Sunday, January 10, 2016

Famille Dufour II - slow speed to Halifax

The high speed catamaran tour boat Famille Dufour II arrived in Halifax last night at 8.5 knots instead of its cruising speed of 30 knots.

Famille Dufour II tied up at Connors Diving's base adjacent to the Royal Nova Scotia Yacht Squadron.

Built in 1995 the 340 passenger tour boat was intended to make speedy day trips out of Montreal and Quebec City to Tadoussac, QC, at the mouth of the Saguenay River where the Dufour family had acquired the Hotel Tadoussac, formerly owned by Canada Steamship Lines. The high speed cruise would also make stops on the way in such places as Ile-aux-Coudres, where the Dufours were based and started their hotel business. Riders were treated to majestic scenery and wildlife including whales.

Like most Ile-aux-Coudres families, seafaring and shipbuilding is a way of life, and following the design by Réjean Desgagnés, the Dufours built the boat adjacent to their hotel at Cap-aux-Pierres at the eastern tip of the island. Throughout its service the boat also wintered there, even though there is no dock and no port facilities. The boat and its fleet mates would approach shore at high tide where they maneuvered onto  wheeled cradles to be hauled up the beach. After spring maintenance the process was reversed and the boats took to the water once again.

Like all high speed vessels Famille Dufour II was intended to cover the high cost of fuel by efficient hull design, light weight and fast passages. In its first few years it certainly did that but as oil prices skyrocketed, the fast cruising was reduced and operations restricted to the Montreal - Quebec City range. Extensive renovations to the public spaces and the addition of a sun deck in 2010 made the boat more suitable to for harbour cruises with dining and entertainment. It has recently been marketed under the Crosières Le Montréalais banner.

In June 2015 Famille Dufour II was fitted out and ready to go back in the water at Ile-aux-Coudres. The upper sun deck was added in the 2010 refit.

A shakeup in the St.Lawrence tour boat business in 2014 saw Croisières AML acquire the boats of several other operations and to re-assign their older boats to crewing duties in Newfoundland for the construction of the giant Hebron Gravity Base in Bull Arm.

AML acquired the Dufour boats and put Famille Dufour II on the market soon after. In December 2015 new owners Riverside Marine BC Ltd of Vancouver re-registered the boat in their name. A subsidiary of Riviera Marine of Brisbane, Australia, they  intend to operate a new service from the Vancouver Convention Centre to the Victoria Inner Harbour. The trip is expected to take only three hours, and at $80 provides a speedy alternative to float planes or BC Ferries.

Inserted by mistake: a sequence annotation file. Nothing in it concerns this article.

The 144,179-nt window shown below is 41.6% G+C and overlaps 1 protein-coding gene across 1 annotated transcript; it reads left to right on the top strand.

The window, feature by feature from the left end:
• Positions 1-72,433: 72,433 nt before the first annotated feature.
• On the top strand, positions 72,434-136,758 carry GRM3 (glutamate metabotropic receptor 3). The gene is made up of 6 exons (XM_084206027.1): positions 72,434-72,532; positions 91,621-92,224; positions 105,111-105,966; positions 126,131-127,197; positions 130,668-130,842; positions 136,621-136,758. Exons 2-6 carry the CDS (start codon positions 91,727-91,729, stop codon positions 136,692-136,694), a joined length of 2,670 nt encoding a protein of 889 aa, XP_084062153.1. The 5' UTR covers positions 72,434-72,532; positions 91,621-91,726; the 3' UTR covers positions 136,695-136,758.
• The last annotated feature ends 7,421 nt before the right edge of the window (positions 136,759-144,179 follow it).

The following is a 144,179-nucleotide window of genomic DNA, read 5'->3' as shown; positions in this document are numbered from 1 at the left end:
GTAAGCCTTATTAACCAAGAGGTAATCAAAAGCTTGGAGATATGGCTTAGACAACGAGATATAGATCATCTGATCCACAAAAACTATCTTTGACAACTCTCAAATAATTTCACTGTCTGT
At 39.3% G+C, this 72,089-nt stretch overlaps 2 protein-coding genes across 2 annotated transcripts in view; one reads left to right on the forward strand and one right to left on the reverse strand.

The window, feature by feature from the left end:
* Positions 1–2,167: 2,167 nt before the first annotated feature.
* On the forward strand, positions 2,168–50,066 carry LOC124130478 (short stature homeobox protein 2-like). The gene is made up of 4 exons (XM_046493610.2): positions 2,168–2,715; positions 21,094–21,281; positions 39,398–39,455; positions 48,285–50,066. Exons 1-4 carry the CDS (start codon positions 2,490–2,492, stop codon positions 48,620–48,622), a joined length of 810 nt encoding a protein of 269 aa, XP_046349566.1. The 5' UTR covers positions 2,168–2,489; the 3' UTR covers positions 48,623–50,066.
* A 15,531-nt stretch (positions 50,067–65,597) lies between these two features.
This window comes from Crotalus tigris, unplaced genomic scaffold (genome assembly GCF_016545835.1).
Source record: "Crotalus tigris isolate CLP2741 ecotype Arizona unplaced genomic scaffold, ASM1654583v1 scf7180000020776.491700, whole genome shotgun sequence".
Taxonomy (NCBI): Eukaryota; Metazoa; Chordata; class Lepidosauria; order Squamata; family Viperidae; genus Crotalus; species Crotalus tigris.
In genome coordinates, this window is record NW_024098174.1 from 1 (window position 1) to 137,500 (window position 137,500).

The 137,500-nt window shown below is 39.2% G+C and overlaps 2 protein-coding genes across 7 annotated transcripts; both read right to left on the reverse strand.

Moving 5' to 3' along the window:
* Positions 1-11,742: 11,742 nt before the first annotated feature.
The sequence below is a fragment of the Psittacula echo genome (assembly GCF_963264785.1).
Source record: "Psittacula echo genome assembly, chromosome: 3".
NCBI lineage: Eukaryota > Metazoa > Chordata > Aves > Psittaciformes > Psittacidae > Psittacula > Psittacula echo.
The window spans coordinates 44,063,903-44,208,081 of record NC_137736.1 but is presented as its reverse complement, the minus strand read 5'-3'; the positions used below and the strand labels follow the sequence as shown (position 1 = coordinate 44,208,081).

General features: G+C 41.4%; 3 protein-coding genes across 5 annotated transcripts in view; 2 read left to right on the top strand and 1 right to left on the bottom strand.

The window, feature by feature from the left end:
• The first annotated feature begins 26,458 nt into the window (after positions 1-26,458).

Rocket like acceleration from twin Hamilton water jets and 5600 bhp of Cat diesels, had the boat up to cruising speed in very short order. Top speed was 35 knots.

Famille Dufour II has no sleeping accommodation and is built for relatively sheltered waters, so its arrival in Halifax was on the end of a tow line. The one time Halifax based tug Point Vim (ex Foundation Vim) picked up the tow in Tadoussac, QC and made very good time towing at 8 knots or better since departing January 6.

The tug and tow arrived off Halifax late Saturday evening, and proceeded in to the Royal Nova Scotia Yacht Squadron on the Northwest Arm. Point Vim is certainly one of the rare commercial vessels to enter the Arm in many years, and certainly the first sizeable tug in decades. The Arm is almost exclusively a haven for pleasure boats and harbour tour craft. The occasional Coast Guard boat used to make an icebreaking or buoy laying trip, but that has not happened for many years. The last CCG ships I am aware of were Simon Fraser and Provo Wallis.

Point Vim is owned by Davis Shipping of Wesleyville, NL and has been upgraded and reconditioned and is in superb condition for a tug built in 1962. Under Davis ownership it has traveled widely towing the company barge and has been used for harbour tug work in St.John's. (It can be glimpsed in a photo of St.John's in Maclean's magazine this week.)

The next step of Famille Dufour II's trip to BC remains to be discovered, but my guess is a heavy lift ship will pick the boat up and transport it to its new home.

For more on Famille Dufour II  see my blog Navigation Quebec Post #19 - here.

There are also numerous references to the tug Point Vim on the Tugfax blog, including this October 2011 post.The tug sailed from Halifax again early in the morning of January 10 and was well off to sea before sunup.

Over Christmas 1979 Point Vim was hard at work in Halifax harbour , here seen assisting Oremar. [see previous post from December 28on that busy week.]
In March 1981 Point Vim had just completed berthing the bulker Canadian Highlander and was returning to base. 
For twenty-five years these 1,000 bhp single screw tugs were the workhorses of Halifax harbour


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